The responsiveness of these switches is unreal, making them one of the fastest switches ever produced by Gateron. Additionally, because there are fewer moving parts inside, the durability of these switches is increased, giving them a lifespan of up to 100 million keystrokes.

You’ll notice that there is no Optical Green switch, which is replaced by a Linear Optical Silver switch. The travel distance of the Optical Silver and Optical Yellow is halved, giving them a similar feel to Low-profile switches.

New Switches

These are the newer switches produced by Gateron in recent years. The naming scheme of these is unique, and so is their functionality.

Switch NameTypeTravel Distance Actuation Force (± 15g)Bottom OutNoise Level
Oil KingLinear2mm ± 0.6mm55g ± 5g4 mmLow
Kangaroo 59g/63gTactile1.5mm ± 0.5mm 59g ± 15g3.5 mmMedium
Kangaroo 59g/63gTactile1.5mm ± 0.5mm63g ± 15g3.5 mmMedium
CJLinear2mm ± 0.6mm50g ± 15g4 mmLow
North Pole – YellowLinear2mm ± 0.5mm55g ± 10g3.8 mmLow
North Pole – Box RedLinear2mm ± 0.5mm45g ± 10g4 mmLow
North Pole – Box SilverLinear1.2mm ± 0.2mm43g ± 10g3.4 mmLow
Baby KangarooTactile2mm ± 0.5mm59g ± 8g3.4 mmMedium
Baby RaccoonLinear2mm ± 0.5mm55 ± 8g3.6 mmLow

Oil King Switch

55g actuation force | 2.0 mm actuation travel | 4.0 mm total travel

As the name suggests, Oil Switches come lubed or oiled from the factory. This gives them a much smoother feel and deeper sounds. These switches are an upgrade over the standard Gat Blacks for sure.

Kangaroo Switch 59g/63g

59g/63g actuation force | 1.5 mm actuation travel | 3.5 mm total travel

With an ink housing, the Kangaroo Switches come as a Tactile addition to Gateron’s Ink lineup.  These can be bought in two actuation force variants, 59g or 63g. Kangaroo’s are a little bit scratchy but have a pretty good tactile bump, which hasn’t been Gateron’s strength so it’s good to see them improving here.

CJ Switch

50g actuation force | 2.0 mm actuation travel | 4.0 mm total travel

CJ, or “China-Joy” switches are a nod to the popular Chinese digital entertainment expo. 
These are linear switches that produce a unique feel which is quite popular among fans.

North Pole Yellow/ Box Red/ Box Silver Switch

These have a completely transparent housing, which can help produce better backlighting.

Baby Kangaroo

59g actuation force | 2.0 mm actuation travel | 3.4 mm total travel

One of the newest switches by Gateron, the Baby Kangaroo Switch is a Tactile switch with an actuation force of 59g.

Unlike the standard Kangaroo Switches, these have transparent upper housing and a milky base.

Baby Raccoon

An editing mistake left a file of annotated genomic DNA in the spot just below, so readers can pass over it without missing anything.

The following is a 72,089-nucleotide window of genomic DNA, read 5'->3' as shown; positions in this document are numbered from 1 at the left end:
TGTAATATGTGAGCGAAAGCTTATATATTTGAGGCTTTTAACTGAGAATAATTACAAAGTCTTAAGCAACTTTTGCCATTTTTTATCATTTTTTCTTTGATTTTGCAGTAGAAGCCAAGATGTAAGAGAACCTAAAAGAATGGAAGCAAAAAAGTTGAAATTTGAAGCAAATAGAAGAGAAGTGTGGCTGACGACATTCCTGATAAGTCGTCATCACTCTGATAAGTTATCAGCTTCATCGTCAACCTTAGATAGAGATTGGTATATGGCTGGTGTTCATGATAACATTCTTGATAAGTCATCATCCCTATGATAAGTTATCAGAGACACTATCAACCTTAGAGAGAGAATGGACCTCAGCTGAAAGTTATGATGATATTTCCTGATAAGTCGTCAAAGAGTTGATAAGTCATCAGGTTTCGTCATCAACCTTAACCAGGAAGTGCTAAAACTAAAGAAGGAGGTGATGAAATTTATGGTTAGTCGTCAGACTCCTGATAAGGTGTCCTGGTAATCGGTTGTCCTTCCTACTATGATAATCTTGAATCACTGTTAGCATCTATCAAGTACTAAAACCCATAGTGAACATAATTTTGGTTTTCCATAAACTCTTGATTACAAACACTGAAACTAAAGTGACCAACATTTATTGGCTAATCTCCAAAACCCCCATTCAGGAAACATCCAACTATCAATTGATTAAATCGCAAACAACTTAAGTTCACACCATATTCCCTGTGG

55g actuation force | 2.0 mm actuation travel | 3.6 mm total travel

Unlike the Kangaroo switches and the North Pole lineup, which shorten both the pre-travel and total travel distance, the Baby Raccoon has a reduced total travel distance only.

Thanks to a longer stem, this switch will bottom out earlier but retain the actuation point of 2mm, giving a unique feel that’s proved extremely popular among the masses.

Gateron vs Cherry — Which Is Better?

While both companies produce equally good and comparable switches, each has its strengths and weaknesses. 

In short, if you want smoother switches with slightly reduced tactile feedback at a lower price, then Gateron is the one for you. But if you have extra money to spare and want your switches to last longer, then go with Cherry MX

Smoothness

Gateron’s switches are often smoother than their Cherry MX counterpart, giving you a buttery-smooth and consistent keystroke. But the degree of smoothness varies with different switches, with some being more or less smoother than others.

Feel

You’ll find that the switches of both companies have a very similar feel. For the Tactile and Clicky switches, however, there is a distinct difference in the amount of tactile feedback they provide, with Gateron’s switches being on the weaker side for their mainline switches. This, ultimately, falls down to preference. Outside of the mainline Gateron has some big winners on the tactile side. I’d pick Gaterons for feel.

Durability

Generally, Cherry MX switches are rated for 100 million keystrokes, while Gateron’s have a lifespan of only 50 million. 

In terms of sheer durability, Cherry MX takes a clear win, which is why they’re widely accepted as the industry standard.

Price

The cost of increased durability is a higher price point, which users have to bear when they purchase Cherry MX switches.

Gateron’s switches might be less durable, but they’re considerably cheaper, making them popular among new users.

Which Gateron Switch is the Best for Gaming?

Linear Switches will give you the best results if you’re a gamer. The lack of feedback makes them highly responsive and sensitive to input. If you have the funds, I highly recommend going with the Gateron Ink switches when picking a category. The quality and feel of these are much better than other switches.

You can also go with the optical route if you prefer the durability and lightning-quick response from your keystrokes.

Gateron — A Company Overview

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Gateron is a relatively newer contestant in the market of mechanical switches. Established under Huizhou Gateron Electronic Technology Co., Ltd in early 2000 in Southern China, Gateron started its venture by creating Cherry MX clones.

But don’t take Gateron’s Chinese origin as an indicator of their product’s quality. Since the company’s origin, they have heavily invested in research and development to create some of the most innovative switches in the market.

While Cherry still has a higher market share and might be considered the company behind mechanical switches, Gateron has been slowly gaining traction among keyboard users. This is thanks to the durability and smoother feel of Gateron’s switches while still being cheaper than Cherry MX.

Raymond Sam

Raymond Sam

Raymond is the founder and editor TheGamingSetup.com. He's has reviewed hundreds of mice, keyboards, controllers and other gaming peripherals over the last decade. He's been gaming for even longer, playing all kinds of games on all systems with a several thousand hours of DOTA 2, Starcraft , Street Fighter, Smash Bros, Overwatch, Apex Legends and Call of Duty under his belt with the intention of adding several more thousand going forward.